Last July, expecting no doubt a resounding defeat in the fall election, conservatives Ross Douthat and Reihan Salam wrote a sobering analysis, A Cure for Trumpism, of what was wrong with the modern version of conservatism in the US and provided an outline of how conservatives might change to remain relevant going forward. I encourage you to follow the link and read the article. The piece addressed trade and globalization, immigration, international security, taxes and the social safety net and in many ways tracked the path to the future desired by many of those of us on the left. Now that the unthinkable has happened; Trump wins, the Republicans have control of both houses of congress and are poised to tip the balance on the Supreme Court; the question is what path will conservatives follow?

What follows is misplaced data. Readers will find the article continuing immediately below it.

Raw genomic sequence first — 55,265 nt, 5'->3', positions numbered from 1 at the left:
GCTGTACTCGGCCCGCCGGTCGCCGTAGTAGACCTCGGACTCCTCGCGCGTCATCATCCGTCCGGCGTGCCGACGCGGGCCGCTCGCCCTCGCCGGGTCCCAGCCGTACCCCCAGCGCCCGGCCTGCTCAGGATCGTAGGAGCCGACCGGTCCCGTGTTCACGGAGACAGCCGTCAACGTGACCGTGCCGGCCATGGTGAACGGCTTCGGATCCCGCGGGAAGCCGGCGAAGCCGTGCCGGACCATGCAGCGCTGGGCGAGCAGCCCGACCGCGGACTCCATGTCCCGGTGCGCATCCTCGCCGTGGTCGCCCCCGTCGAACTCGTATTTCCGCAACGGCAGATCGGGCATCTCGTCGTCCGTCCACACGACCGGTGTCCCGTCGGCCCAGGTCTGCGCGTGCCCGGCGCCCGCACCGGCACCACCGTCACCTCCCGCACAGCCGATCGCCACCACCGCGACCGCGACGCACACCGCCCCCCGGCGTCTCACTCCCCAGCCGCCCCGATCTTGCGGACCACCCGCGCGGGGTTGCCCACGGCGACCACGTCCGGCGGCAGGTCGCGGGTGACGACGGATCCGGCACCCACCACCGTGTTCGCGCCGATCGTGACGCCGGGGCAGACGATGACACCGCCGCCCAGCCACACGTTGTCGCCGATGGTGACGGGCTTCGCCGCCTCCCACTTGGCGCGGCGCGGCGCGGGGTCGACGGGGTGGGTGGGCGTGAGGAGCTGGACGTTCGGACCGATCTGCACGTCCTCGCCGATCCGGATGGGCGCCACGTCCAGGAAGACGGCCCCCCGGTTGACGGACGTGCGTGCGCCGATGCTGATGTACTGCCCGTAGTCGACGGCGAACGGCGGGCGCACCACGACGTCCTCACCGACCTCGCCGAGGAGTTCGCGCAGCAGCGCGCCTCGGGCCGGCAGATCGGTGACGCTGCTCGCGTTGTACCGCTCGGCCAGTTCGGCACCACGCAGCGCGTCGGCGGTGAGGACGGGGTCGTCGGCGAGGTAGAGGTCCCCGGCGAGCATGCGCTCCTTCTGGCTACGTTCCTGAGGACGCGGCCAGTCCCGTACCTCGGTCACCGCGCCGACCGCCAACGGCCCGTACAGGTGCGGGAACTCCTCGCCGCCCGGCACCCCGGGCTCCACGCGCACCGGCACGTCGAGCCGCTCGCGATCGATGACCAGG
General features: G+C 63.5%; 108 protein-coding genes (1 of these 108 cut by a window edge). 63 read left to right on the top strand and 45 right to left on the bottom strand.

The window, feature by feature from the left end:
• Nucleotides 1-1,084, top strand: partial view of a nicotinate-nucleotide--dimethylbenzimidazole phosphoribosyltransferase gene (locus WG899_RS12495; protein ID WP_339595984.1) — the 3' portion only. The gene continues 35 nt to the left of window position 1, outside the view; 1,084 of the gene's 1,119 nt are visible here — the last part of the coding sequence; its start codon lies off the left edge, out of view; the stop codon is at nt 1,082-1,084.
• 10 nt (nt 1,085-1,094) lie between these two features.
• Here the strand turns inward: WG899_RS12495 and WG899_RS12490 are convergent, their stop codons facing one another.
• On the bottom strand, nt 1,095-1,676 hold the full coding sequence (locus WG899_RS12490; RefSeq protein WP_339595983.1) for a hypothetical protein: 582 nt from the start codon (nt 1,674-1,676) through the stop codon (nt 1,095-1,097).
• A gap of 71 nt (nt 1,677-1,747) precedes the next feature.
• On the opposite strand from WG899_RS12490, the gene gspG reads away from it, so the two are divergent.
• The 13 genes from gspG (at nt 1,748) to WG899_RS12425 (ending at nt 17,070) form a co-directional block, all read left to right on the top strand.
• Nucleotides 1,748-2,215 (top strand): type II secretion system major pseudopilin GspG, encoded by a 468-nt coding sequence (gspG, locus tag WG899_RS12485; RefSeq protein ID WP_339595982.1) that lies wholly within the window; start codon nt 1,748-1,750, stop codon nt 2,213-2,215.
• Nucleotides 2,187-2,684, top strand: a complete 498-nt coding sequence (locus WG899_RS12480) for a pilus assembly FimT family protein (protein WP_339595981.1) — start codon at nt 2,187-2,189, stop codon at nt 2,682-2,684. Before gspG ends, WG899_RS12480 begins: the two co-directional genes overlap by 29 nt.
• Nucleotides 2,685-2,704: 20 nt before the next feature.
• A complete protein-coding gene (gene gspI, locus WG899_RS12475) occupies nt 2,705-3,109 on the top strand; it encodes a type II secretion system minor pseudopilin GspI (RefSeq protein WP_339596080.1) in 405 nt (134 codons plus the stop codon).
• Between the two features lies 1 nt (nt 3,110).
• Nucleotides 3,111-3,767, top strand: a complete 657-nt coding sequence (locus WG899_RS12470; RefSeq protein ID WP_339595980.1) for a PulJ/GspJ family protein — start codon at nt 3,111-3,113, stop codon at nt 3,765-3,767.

Needless to say, the signs are not encouraging. The leadership team that Trump is assembling consists largely of corporate billionaires, retired generals and domestic hardliners, many of whom have a documented distorted view of the world. Each day the news is filled with stories of changing alliances and growing instabilities abroad and radical proposals on taxes, opportunities for corruption and shredding of the social safety net on the domestic front. Winning has a way of changing one’s perspective, particularly for those who tend to focus on today rather than on a future tomorrow. Failure to heed the advice that stresses national interest abroad and national solidarity at home will insure that the win is merely a temporary, albeit possibly generational, setback.